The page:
Yanks set to expand active roster

As the Yanks have wrapped play on August 31, they’ll soon have the option to expand their active roster to 40, and according to Chad Jennings, the team is going to take advantage of the added depth. The Journal News beat writer says that Greg Golson, Jonathan Albaladejo and Chad Moeller will be summoned to the big leagues. The remainder of the Scranton roster will have to take aim at the AAA title without its record-setting closer. Moeller’s promotion will require a 40-man move, but there’s a lot of dead weight on that thing right now.

In addition to these call-ups, the Yankees will activate Lance Berkman from the DL on Sept. 1st as well. Alfredo Aceves could rejoin the Yanks too, and A-Rod will be returned to us on Sunday once his 15-day stint is up as well. For now, Jesus Montero will remain at AAA.

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Albaladejo optioned for Mitre

To make room on the active roster for Sergio Mitre, the Yankees have optioned Jonathan Albaladejo back to AAA Scranton. In two appearances for the Bombers this week, the right-hander had given up a run on two hits and a walk in 2.2 innings. He struck out three and appeared to be throwing better than he had in his other Major League stints. Right now, the Yanks’ 25-man roster now features Chad Gaudin, Dustin Moseley, Sergio Mitre and Chan Ho Park. Even if the team feels they need a long man today to caddy for Mitre, who will throw between 75 and 90 pitches today, that’s a lot of dead weight in the bullpen. I have to believe another move could come as early as tomorrow.

Albaladejo set to join Yanks tonight

In a move I’ve been anticipating for a few weeks, Jonathan Albaladejo will join the Yankee bullpen this evening when the team puts Andy Pettitte on the DL. Because the Yanks don’t need Pettitte’s rotation spot until the weekend, they have the luxury of holding an extra bullpen arm for a few days. If Albaladejo can impress in this short stint (or if the Yanks are simply sick of the three-headed Chad Ho Moseley beast), he’ll stick around when Sergio Mitre is activated prior to his Saturday start.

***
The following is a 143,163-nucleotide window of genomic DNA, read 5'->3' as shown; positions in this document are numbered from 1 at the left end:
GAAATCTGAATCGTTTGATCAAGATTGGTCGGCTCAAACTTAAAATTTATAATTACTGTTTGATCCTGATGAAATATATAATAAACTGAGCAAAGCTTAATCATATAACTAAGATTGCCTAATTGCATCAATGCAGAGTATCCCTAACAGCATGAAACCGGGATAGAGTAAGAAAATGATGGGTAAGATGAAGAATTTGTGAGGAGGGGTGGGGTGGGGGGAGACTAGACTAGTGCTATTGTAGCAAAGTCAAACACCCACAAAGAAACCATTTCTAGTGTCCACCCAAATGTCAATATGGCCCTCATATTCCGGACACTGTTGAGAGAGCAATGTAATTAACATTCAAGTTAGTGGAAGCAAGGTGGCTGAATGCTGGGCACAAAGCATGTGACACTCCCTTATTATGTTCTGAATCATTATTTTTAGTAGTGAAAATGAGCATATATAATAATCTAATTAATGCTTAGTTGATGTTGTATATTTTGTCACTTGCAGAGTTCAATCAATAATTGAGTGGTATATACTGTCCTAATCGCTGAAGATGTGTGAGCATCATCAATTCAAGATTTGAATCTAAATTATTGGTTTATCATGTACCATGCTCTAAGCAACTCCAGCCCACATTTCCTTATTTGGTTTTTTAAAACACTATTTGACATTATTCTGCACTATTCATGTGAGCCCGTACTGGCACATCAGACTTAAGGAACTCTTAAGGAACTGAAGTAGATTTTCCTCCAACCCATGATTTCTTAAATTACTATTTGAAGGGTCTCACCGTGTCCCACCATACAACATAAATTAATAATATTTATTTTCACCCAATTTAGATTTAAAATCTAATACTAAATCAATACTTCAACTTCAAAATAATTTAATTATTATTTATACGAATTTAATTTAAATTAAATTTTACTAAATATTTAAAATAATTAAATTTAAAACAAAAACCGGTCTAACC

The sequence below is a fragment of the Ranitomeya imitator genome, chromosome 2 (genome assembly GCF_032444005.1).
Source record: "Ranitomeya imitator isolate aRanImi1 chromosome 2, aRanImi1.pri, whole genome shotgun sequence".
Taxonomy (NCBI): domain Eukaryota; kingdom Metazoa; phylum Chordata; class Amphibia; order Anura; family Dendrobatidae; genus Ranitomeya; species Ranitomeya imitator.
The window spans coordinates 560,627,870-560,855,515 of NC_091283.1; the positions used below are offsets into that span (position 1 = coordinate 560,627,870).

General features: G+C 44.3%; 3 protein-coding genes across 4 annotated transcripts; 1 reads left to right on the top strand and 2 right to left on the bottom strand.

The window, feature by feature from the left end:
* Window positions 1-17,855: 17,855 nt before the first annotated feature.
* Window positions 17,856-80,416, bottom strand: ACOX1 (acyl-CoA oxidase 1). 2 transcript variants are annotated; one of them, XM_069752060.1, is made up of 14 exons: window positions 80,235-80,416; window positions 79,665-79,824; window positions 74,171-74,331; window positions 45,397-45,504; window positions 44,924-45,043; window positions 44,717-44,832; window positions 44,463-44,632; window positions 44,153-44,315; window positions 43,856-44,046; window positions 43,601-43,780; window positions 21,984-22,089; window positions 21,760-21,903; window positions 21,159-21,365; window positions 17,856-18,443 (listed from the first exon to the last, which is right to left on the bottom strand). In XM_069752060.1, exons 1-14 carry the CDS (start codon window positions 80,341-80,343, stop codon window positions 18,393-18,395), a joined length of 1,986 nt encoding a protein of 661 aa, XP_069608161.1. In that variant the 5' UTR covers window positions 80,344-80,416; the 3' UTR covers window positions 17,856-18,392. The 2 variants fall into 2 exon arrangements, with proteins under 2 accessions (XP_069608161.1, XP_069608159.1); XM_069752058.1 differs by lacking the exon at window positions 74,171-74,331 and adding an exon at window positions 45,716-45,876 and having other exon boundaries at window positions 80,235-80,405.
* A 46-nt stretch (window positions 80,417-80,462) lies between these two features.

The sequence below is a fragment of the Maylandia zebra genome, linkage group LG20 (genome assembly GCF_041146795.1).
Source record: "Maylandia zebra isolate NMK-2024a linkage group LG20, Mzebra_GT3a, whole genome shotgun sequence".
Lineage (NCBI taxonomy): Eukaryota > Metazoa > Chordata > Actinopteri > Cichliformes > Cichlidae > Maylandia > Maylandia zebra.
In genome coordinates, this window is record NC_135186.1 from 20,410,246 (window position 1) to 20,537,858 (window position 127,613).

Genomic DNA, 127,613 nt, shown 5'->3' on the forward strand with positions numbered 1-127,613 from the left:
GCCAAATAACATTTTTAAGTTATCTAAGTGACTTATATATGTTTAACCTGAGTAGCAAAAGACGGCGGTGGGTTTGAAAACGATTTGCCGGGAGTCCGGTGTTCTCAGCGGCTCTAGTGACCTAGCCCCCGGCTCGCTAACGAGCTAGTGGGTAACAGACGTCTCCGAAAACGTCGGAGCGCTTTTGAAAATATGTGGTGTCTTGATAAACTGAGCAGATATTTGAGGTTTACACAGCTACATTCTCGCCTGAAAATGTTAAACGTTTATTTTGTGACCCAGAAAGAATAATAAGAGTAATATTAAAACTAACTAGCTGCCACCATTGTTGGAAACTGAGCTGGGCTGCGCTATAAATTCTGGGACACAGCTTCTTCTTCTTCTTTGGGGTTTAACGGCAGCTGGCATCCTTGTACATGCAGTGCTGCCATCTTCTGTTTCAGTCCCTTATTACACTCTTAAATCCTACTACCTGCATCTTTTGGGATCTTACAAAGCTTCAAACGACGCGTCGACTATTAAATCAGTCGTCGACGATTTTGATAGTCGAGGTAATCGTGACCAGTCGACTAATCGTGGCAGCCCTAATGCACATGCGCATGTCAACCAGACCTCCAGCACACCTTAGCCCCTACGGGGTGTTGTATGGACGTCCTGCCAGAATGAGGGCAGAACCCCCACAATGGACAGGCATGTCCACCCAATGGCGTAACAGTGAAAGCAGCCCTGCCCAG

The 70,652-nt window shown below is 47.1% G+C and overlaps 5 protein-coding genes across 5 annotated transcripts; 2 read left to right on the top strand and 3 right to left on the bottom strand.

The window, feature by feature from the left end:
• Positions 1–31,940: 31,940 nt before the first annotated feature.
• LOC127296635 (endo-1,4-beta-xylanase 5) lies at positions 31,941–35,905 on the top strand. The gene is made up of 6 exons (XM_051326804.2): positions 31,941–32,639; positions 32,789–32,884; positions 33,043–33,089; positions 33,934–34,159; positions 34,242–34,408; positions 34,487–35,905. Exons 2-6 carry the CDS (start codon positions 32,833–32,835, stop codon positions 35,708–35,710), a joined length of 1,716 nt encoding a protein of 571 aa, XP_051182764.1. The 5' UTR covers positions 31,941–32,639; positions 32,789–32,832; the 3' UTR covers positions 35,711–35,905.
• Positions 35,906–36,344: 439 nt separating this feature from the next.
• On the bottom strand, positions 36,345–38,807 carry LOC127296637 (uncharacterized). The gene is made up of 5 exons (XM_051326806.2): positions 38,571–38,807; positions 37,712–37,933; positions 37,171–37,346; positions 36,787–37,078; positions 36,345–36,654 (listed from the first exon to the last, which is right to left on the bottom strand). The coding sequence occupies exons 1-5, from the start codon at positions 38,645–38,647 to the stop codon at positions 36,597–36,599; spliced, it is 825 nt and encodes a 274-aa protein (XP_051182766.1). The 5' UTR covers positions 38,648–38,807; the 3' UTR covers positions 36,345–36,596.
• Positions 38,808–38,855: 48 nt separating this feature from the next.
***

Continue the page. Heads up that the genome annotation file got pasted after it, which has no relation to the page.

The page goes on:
Albaladejo hasn’t had much success in the majors over parts of three seasons, but this year, on the strength of increased velocity and better breaking pitches, he has dominated at the AAA level. On the season, he is 2-1 with a 0.96 ERA in 46.2 innings. He has allowed just 25 hits, two home runs and only 12 walks while striking out 61 or 11.8 per nine innings. He might not be the answer to the Yanks’ bullpen woes, but he could be part of a solution.

Albaladejo takes home IL Pitcher of the Week honors

Via The Times Leader comes the news that Scranton closer Jonathan Albaladejo has taken home International League Pitcher of the Week honors. Over the last nine days, says Donnie Collins, Albaladejo has thrown six scoreless innings while striking out nine and racking up four saves. He now holds the marks for most saves in a single season and most career saves for the Scranton franchise. On the season, Albaladejo is 2-1 with a 1.01 ERA and 29 saves. He has struck out 59 while allowing just two home runs and 12 walks in 44.2 innings, and barring a promotion, he’ll soon set the IL record for most saves in a single season.

At this point, the Yankees should give Albaladejo a good, long look in the Majors. At 27, he’s not really a prospect any longer, and most scouts who have seen him this year have been impressed with his command and velocity. The Yankees have Dustin Moseley, Chad Gaudin and Chan Ho Park all taking up space on the big league roster, and the need for all three inconsistent and ineffective relievers just isn’t there. Albaladejo can’t do much worse than those three, and he could be better, giving the beleaguered pen a shot in the arm.

The new and improved Jon Albaladejo

When the 2010 season started and the bullpen picture became clear, Jon Albaladejo was on the outside looking in. He had minor league options remaining and his big league performance to date (4.21 xFIP in 62.1 IP) hardly stood out, so he was an easy cut. The Yankees simply had better options, so for the first time in his Yankee career, Albaladejo was not on the team’s Opening Day roster, instead sent back down to Triple-A Scranton to wait until his services were needed.

His chance almost came in Detroit last month. The Yanks had a doubleheader against the Tigers, so Albaladejo was summoned to the Motor City but not activated. The team instead had him sit around in the hotel, and if they burned through the bullpen in the first game, they would have officially added him to the roster for the second game. Javy Vazquez went on to have his best game of the season (to date), so the trip to Detroit resulted in nothing more than a few more airline miles for Albaladejo.